#8 New home construction starts in the United States fell 22.5 percent during the month of February.  This was the largest decline in 27 years.

#9 In February, the number of new building permits (a measure of future home building activity) declined to the lowest level in more than 50 years.  In fact, new building permits were 20 percent lower during February 2011 than they were in February 2010.

#10 There is a major glut of foreclosed homes that still need to be sold off.  David Crowe, the chief economist for the National Association of Home Builders, recently told CNN that the constant flow of new foreclosures being put on the market is a huge hindrance to a recovery for new home sales….

“One of the biggest detriments to building new homes is the flow of existing foreclosed homes.”

#11 The number of foreclosures just continues to increase.  This means that those trying to sell new homes are going to continue to be competing against a giant mountain of foreclosed homes for the foreseeable future.  An all-time record of 2.87 million U.S. households received a foreclosure filing in 2010, and that number is expected to be even higher in 2011.

#12 In fact, there are a whole lot of signs that there will be very high levels of foreclosures for years to come.  For example, according to the Mortgage Bankers Association, at least 8 million Americans are at least one month behind on their mortgage payments at this point.

#13 A stunningly high number of Americans are “underwater” on their mortgages right now.  This could lead to an increase in the number of “strategic defaults”.  31 percent of the homeowners that responded to a recent Rasmussen Reports survey indicated that they are “underwater” on their mortgages, and Deutsche Bank is projecting that 48 percent of all U.S. mortgages could have negative equity by the end of 2011.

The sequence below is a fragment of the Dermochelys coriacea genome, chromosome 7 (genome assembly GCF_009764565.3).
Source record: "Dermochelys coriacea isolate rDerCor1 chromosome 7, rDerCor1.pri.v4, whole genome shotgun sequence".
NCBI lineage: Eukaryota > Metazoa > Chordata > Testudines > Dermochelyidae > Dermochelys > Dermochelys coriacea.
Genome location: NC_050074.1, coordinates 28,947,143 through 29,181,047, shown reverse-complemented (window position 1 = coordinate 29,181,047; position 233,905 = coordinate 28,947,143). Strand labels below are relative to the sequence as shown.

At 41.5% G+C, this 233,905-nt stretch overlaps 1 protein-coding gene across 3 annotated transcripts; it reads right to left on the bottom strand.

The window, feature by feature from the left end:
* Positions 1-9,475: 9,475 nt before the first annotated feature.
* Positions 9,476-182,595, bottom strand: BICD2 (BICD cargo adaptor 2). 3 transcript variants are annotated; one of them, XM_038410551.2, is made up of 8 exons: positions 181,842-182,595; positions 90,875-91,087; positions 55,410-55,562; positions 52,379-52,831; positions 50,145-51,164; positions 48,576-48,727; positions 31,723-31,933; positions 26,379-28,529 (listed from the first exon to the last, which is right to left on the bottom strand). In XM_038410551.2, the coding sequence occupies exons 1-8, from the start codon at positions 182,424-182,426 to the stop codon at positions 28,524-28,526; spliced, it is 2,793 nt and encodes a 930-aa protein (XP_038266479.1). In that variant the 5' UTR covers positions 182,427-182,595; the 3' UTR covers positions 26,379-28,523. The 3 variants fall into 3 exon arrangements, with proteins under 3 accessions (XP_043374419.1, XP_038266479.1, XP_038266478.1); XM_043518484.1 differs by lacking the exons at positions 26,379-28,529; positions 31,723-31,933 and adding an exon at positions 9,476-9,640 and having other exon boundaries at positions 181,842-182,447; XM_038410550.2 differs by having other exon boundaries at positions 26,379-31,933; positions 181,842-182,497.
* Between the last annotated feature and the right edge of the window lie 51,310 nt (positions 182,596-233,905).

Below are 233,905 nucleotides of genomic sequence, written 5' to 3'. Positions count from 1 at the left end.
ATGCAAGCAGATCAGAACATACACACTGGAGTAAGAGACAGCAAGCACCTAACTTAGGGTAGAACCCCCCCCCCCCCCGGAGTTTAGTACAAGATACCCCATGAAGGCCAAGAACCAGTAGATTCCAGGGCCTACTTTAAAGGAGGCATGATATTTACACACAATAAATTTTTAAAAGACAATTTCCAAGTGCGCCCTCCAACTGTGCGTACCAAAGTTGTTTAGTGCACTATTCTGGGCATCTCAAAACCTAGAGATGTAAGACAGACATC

#14 The truth is that the U.S. doesn’t need a whole lot of new housing at the moment.  Right now, 11 percent of all homes in the United States are currently standing empty.

#15 Mortgage lending standards have become extremely tight.  Back during the housing bubble, almost anyone that was breathing could get a zero-down mortgage.  Today, mortgage lenders have made it extremely difficult to acquire a home loan, and it is quite typical these days for lenders to demand down payments of 20 percent or more.  This is dramatically reducing the number of home buyers in the marketplace.

#16 American families cannot buy homes if they do not have good jobs.  Unfortunately, it has become extremely difficult to find a job in the United States today.  This is especially true if you are looking for a good job.  It now takes the average unemployed worker in America about 33 weeks to find a job.

#17 There is not going to be a jobs recovery until the overall economy improves.  Unfortunately, the price of oil continues to rise dramatically and economic disasters all over the planet threaten to plunge the global economy into another major recession.

#18 On top of everything else, perceptions regarding home ownership are shifting in the United States.  In 1996, 89 percent of Americans believed that it was better to own a home than to rent one.  Today that number has fallen to 63 percent.

Foreclosure-Gate

If you work in the mortgage industry or for a title insurer, you might not want to make any plans for the next six months.  Foreclosure-Gate is about to explode.  It is being alleged that many prominent mortgage lenders have been using materially flawed paperwork to evict homeowners.  Apparently officials at quite a few of these firms have been signing thousands upon thousands of foreclosure documents without even looking at them.  In addition, it is being alleged that much of the documentation for these mortgages that are being foreclosed upon is either “improper” or is actually “missing”.  As lawyers start to smell blood in the water, lawsuits challenging these foreclosures have already started springing up from coast to coast.  In fact, some are already calling Foreclosure-Gate the biggest fraud in the history of the capital markets.  JPMorgan Chase, Ally Bank’s GMAC Mortgage and PNC Financial have all suspended foreclosures in the 23 U.S. states where foreclosures must be approved by a judge.  Bank of America has actually suspended foreclosures in all 50 states.  Now, law enforcement authorities from coast to coast are calling for investigations into this controversy and it could be years before this thing gets unraveled.